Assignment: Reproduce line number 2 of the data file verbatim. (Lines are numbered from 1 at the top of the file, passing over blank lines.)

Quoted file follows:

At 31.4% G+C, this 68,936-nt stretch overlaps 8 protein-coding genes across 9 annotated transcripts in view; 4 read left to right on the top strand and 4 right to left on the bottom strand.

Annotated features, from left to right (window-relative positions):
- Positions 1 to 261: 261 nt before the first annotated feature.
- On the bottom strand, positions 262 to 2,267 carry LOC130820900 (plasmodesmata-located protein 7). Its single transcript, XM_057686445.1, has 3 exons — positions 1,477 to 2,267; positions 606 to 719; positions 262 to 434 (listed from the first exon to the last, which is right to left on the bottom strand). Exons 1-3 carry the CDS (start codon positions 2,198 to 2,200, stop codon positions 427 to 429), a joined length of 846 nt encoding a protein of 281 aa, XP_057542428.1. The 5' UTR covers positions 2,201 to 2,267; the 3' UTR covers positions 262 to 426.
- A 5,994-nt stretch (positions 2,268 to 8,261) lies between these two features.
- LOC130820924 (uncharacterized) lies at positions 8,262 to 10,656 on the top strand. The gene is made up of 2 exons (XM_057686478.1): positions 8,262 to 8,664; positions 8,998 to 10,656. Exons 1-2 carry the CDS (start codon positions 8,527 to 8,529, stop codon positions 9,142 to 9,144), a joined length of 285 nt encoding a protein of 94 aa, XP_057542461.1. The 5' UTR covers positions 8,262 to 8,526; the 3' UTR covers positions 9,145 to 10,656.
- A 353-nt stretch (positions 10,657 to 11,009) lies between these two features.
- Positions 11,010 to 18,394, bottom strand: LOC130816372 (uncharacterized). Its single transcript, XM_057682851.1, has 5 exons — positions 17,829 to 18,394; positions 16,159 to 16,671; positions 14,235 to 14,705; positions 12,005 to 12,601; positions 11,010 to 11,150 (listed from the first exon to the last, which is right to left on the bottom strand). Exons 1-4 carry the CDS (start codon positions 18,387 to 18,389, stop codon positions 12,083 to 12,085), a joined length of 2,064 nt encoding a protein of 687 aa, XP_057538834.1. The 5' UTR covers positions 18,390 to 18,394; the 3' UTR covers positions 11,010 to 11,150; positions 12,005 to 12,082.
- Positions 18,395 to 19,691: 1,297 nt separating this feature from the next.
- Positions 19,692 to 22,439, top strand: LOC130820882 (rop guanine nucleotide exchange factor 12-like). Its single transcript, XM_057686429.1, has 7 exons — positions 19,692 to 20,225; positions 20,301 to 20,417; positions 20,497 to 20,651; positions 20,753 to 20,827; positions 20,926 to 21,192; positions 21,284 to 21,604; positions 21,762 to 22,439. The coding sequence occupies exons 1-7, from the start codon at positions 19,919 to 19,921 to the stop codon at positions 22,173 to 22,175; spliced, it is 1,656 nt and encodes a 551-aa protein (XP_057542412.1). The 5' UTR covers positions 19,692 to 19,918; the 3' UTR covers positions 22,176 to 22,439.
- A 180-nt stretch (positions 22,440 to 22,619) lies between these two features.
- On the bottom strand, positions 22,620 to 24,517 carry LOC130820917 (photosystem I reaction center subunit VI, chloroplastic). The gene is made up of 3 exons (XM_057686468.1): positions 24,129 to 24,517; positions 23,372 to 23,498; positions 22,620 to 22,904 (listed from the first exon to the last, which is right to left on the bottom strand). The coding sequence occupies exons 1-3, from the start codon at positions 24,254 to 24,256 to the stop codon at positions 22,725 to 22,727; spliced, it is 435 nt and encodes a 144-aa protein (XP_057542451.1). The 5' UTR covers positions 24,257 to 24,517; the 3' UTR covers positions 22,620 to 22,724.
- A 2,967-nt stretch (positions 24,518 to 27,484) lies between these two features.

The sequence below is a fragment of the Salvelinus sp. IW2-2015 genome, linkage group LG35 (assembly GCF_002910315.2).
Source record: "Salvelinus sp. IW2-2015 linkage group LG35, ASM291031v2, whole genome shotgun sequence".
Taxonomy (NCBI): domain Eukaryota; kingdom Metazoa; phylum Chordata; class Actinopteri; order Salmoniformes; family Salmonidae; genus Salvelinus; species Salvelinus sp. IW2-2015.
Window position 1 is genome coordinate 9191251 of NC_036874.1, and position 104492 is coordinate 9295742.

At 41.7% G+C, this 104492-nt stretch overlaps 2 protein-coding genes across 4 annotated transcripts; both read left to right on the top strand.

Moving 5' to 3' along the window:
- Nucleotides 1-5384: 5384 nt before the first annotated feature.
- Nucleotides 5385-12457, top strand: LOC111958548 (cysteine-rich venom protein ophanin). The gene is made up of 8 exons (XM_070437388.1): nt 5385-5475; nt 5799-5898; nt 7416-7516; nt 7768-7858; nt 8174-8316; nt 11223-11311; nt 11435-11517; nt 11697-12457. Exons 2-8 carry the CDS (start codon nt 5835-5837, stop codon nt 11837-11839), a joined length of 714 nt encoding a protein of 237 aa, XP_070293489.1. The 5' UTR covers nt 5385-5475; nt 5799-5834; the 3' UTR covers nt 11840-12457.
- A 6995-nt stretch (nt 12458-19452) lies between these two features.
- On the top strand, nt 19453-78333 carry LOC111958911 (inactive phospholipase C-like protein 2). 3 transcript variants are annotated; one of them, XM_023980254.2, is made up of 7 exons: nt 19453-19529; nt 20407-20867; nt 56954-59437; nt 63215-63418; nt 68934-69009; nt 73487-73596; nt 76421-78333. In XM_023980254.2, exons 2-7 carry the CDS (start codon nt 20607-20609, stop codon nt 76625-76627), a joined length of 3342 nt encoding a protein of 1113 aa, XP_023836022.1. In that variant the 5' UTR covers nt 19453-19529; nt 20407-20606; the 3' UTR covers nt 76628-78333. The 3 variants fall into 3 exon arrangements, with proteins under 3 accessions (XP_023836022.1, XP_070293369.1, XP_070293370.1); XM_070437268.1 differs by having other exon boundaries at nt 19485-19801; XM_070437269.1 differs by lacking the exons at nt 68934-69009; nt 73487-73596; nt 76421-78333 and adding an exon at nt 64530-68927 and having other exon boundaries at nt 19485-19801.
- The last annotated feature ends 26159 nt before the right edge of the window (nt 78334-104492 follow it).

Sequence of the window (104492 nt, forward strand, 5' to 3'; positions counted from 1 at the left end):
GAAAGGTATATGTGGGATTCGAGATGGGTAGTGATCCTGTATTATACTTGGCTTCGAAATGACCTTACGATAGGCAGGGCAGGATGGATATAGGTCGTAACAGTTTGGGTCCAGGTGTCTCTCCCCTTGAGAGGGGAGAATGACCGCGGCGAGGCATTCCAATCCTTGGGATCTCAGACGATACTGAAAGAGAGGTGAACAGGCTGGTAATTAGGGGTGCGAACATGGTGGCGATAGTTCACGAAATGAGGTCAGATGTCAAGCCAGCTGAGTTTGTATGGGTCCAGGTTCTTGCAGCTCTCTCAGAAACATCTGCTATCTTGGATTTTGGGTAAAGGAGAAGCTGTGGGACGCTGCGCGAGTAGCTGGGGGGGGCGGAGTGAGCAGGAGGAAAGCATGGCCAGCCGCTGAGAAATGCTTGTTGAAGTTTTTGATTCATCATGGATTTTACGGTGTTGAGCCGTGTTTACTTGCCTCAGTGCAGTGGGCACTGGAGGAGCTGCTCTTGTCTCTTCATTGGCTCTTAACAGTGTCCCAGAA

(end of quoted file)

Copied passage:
Annotated features, from left to right (window-relative positions):